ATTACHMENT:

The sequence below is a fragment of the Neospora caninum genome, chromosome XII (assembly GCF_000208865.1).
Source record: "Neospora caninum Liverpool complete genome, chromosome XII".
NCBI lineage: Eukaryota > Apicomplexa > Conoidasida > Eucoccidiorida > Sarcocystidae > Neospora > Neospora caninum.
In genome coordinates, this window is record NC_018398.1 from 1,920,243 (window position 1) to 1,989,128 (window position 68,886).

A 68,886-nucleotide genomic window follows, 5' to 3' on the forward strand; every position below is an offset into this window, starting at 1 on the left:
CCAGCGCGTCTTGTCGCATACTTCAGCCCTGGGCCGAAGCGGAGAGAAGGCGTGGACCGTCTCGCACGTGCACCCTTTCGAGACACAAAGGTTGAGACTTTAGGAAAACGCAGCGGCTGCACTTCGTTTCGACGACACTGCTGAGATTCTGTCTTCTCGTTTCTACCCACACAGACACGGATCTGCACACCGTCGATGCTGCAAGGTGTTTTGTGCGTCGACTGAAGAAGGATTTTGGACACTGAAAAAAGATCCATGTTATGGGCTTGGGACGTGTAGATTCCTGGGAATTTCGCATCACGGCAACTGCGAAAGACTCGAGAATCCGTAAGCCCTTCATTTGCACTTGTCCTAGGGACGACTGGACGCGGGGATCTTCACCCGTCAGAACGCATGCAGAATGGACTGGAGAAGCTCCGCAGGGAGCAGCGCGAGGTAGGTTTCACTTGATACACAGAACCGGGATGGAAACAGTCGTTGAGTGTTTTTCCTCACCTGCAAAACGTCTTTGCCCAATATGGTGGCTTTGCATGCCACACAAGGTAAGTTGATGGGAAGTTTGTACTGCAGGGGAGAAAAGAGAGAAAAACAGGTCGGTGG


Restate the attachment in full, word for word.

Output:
The sequence below is a fragment of the Neospora caninum genome, chromosome XII (assembly GCF_000208865.1).
Source record: "Neospora caninum Liverpool complete genome, chromosome XII".
NCBI lineage: Eukaryota > Apicomplexa > Conoidasida > Eucoccidiorida > Sarcocystidae > Neospora > Neospora caninum.
In genome coordinates, this window is record NC_018398.1 from 1,920,243 (window position 1) to 1,989,128 (window position 68,886).

A 68,886-nucleotide genomic window follows, 5' to 3' on the forward strand; every position below is an offset into this window, starting at 1 on the left:
CCAGCGCGTCTTGTCGCATACTTCAGCCCTGGGCCGAAGCGGAGAGAAGGCGTGGACCGTCTCGCACGTGCACCCTTTCGAGACACAAAGGTTGAGACTTTAGGAAAACGCAGCGGCTGCACTTCGTTTCGACGACACTGCTGAGATTCTGTCTTCTCGTTTCTACCCACACAGACACGGATCTGCACACCGTCGATGCTGCAAGGTGTTTTGTGCGTCGACTGAAGAAGGATTTTGGACACTGAAAAAAGATCCATGTTATGGGCTTGGGACGTGTAGATTCCTGGGAATTTCGCATCACGGCAACTGCGAAAGACTCGAGAATCCGTAAGCCCTTCATTTGCACTTGTCCTAGGGACGACTGGACGCGGGGATCTTCACCCGTCAGAACGCATGCAGAATGGACTGGAGAAGCTCCGCAGGGAGCAGCGCGAGGTAGGTTTCACTTGATACACAGAACCGGGATGGAAACAGTCGTTGAGTGTTTTTCCTCACCTGCAAAACGTCTTTGCCCAATATGGTGGCTTTGCATGCCACACAAGGTAAGTTGATGGGAAGTTTGTACTGCAGGGGAGAAAAGAGAGAAAAACAGGTCGGTGG